Photo: Andrew Liszewski (Gizmodo)

In an effort to make it easier for consumers to transition to a smart home setup without having to buy into a proprietary system, Apple, Google, Amazon, and the rest of the Zigbee Alliance announced today they’re forming a new working group that will (hopefully) develop a new connectivity standard allowing hardware from all these companies to finally play nicely together.

Advertisement

The Zigbee Alliance is responsible for the low-power wireless protocol that allows many smart home devices to wirelessly communicate with a central hub or each other, and it includes such companies as Signify who makes the Philips Hue smart bulbs, Ikea, and Samsung SmartThings. As the smart home has matured over the past decade there have been several competing standards, but Zigbee has been one of the most prominent and it makes sense for Apple, Google, and Amazon to finally join in the fun.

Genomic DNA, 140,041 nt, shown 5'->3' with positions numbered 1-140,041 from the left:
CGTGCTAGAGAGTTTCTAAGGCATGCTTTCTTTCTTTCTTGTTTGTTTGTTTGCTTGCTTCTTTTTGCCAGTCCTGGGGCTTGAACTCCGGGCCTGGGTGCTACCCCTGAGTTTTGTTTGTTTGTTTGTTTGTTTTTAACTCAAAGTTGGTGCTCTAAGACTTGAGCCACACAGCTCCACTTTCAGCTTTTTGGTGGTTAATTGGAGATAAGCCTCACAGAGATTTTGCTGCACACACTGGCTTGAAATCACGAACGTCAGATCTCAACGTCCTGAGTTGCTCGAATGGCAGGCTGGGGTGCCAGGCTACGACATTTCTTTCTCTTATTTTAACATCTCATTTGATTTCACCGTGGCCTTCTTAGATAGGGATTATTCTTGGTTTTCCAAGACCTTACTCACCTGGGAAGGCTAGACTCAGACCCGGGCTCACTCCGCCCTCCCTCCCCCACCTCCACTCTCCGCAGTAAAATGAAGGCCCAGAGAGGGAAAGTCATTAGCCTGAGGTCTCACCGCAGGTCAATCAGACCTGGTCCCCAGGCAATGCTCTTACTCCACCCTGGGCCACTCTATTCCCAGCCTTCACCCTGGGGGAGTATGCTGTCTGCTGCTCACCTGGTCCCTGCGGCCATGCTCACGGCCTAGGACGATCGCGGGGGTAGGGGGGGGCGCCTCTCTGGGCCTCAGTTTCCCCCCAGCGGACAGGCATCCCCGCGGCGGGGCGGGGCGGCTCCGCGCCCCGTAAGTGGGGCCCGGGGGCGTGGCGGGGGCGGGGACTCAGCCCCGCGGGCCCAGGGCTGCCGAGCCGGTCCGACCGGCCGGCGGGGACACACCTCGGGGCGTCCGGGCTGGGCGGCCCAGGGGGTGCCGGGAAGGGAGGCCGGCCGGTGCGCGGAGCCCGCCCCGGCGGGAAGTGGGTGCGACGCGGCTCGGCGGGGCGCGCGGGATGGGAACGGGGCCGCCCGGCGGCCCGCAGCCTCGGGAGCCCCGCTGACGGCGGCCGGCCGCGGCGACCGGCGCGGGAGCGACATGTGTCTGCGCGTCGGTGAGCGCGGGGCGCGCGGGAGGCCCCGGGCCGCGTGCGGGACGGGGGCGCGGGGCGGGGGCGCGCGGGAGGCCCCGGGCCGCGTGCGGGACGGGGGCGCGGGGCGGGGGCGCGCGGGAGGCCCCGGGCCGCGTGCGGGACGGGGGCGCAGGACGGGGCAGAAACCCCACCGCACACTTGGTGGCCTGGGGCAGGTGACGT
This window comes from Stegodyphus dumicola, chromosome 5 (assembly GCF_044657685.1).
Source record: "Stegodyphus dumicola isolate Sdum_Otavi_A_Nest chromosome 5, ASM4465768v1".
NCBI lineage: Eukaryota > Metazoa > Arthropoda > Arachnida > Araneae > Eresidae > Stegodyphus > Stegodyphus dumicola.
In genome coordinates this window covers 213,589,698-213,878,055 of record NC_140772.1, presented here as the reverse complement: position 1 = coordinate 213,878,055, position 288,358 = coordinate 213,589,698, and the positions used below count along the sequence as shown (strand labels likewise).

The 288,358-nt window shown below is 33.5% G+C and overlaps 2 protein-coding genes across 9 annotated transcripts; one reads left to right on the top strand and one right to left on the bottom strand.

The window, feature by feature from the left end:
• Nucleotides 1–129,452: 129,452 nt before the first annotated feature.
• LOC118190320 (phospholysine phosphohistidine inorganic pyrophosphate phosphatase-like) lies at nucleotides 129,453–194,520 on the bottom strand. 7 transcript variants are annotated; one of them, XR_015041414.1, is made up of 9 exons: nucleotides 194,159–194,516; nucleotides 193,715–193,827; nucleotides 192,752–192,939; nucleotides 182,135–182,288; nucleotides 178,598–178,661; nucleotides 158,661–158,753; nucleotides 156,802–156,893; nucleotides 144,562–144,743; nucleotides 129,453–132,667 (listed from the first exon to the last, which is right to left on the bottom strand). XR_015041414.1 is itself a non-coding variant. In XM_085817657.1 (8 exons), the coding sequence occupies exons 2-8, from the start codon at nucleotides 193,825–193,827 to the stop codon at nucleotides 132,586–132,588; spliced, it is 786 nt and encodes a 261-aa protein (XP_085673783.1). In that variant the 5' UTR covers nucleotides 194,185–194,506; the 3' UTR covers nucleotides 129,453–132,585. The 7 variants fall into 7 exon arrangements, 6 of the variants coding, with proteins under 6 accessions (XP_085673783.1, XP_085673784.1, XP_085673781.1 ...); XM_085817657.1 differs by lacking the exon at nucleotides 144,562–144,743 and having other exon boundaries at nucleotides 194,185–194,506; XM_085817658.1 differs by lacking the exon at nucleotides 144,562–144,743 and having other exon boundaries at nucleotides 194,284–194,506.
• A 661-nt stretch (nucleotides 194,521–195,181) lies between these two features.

The newly formed Connected Home over IP working group will work towards developing a new and unified connectivity protocol that will, at least in theory, provide better and smoother operability between mobile devices, voice-activated smart assistants, and the hundreds of IoT devices designed to make life at home a little more convenient. The protocol will incorporate technologies already in use by the various companies which the working group hopes will help fast track its development, and it will put an extra emphasis on security which has become one of the biggest concerns with the smart home these days.

Ideally the new protocol will still play nice with older hardware, as many homes are already filled with smart bulbs, appliances, and smart assistants that would be expensive to replace. It will inevitably help deliver a better smart home ecosystem as consumers won’t need to choose one system over another in hopes the companies behind it will still be in business in five years, and it even has the potential to make new IoT devices cheaper, as all these companies will be able to source the same hardware, and won’t have to spend as much on developing the underlying technologies that make it all work.

Share This Story

Get our newsletter